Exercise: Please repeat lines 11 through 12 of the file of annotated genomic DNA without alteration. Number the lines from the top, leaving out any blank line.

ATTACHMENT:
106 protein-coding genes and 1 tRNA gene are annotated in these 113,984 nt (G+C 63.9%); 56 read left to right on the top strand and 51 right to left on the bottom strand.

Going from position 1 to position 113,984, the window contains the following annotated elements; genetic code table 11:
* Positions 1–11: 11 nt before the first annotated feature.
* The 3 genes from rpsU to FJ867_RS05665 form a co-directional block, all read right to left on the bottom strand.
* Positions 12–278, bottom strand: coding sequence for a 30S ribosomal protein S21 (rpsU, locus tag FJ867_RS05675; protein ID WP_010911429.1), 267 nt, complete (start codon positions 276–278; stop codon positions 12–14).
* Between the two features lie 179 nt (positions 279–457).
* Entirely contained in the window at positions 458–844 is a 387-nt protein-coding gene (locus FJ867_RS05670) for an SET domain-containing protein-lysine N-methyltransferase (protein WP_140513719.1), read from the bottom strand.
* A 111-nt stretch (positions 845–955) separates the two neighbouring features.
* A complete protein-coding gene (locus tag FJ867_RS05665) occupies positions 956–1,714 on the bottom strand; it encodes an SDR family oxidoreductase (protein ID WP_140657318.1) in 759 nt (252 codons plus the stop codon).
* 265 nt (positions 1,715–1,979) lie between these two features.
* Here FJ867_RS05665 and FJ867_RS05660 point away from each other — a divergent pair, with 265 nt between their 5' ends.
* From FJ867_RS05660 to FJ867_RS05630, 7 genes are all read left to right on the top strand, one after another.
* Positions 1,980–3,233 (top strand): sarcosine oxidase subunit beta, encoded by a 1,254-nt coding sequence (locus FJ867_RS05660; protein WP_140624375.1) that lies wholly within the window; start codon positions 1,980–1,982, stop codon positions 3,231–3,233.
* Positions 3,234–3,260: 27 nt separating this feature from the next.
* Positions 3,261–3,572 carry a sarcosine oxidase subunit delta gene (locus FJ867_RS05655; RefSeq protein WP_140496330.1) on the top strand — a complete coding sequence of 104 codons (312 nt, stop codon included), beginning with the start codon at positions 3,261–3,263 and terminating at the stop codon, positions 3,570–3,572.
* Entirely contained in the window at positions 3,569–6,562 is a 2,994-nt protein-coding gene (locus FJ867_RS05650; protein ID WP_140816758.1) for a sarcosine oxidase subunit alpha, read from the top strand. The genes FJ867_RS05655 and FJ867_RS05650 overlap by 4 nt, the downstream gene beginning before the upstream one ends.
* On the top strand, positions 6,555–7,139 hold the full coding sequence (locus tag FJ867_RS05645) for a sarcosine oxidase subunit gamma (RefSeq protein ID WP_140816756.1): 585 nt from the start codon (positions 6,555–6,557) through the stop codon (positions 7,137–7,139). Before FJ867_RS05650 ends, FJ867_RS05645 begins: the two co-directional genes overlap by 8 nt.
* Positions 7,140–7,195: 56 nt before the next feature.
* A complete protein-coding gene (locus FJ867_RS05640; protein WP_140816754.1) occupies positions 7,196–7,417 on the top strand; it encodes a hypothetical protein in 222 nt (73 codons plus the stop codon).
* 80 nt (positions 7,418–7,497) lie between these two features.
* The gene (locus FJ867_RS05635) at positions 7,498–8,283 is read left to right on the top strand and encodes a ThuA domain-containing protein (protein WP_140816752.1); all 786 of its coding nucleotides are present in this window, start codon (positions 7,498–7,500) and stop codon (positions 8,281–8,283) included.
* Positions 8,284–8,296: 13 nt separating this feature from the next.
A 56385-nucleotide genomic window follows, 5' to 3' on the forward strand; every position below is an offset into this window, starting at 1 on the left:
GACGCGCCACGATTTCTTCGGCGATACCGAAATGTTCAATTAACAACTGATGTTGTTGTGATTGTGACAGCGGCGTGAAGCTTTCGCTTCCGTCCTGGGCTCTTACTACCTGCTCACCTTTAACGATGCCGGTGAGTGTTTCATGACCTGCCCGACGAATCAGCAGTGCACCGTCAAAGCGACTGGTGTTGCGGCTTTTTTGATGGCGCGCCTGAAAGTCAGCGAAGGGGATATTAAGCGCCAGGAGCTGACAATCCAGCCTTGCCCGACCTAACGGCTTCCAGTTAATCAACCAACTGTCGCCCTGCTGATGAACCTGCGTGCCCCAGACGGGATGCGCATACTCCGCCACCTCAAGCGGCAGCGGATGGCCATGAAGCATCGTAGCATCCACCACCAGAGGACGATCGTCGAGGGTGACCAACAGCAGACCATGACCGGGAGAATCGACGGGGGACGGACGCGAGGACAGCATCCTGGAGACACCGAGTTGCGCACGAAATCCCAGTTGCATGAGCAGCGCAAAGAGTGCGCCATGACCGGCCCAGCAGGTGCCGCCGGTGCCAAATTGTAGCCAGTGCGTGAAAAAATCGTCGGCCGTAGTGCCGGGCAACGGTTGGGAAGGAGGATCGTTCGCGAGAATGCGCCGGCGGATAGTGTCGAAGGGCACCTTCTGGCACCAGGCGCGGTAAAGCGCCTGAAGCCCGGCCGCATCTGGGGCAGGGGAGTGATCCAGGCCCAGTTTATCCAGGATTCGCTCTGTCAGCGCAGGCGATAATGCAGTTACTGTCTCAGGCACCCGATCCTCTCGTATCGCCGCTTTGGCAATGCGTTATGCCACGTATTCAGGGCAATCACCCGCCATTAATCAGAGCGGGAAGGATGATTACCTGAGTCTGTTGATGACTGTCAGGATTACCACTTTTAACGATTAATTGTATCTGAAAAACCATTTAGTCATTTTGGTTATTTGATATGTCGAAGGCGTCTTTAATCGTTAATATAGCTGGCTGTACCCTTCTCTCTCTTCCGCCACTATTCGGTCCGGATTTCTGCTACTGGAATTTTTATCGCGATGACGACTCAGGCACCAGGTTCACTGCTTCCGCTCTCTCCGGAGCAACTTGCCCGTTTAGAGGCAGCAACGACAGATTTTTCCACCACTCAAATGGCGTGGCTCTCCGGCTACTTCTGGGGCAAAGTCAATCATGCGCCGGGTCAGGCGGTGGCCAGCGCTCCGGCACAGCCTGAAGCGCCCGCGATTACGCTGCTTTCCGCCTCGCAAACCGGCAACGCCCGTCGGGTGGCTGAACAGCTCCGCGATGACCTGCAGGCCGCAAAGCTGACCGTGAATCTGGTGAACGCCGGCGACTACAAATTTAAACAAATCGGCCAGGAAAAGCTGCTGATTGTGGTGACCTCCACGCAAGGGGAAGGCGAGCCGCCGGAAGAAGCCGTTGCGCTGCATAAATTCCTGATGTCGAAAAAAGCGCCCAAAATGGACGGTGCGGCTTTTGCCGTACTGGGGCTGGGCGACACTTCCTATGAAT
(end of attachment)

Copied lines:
* Here FJ867_RS05665 and FJ867_RS05660 point away from each other — a divergent pair, with 265 nt between their 5' ends.
* From FJ867_RS05660 to FJ867_RS05630, 7 genes are all read left to right on the top strand, one after another.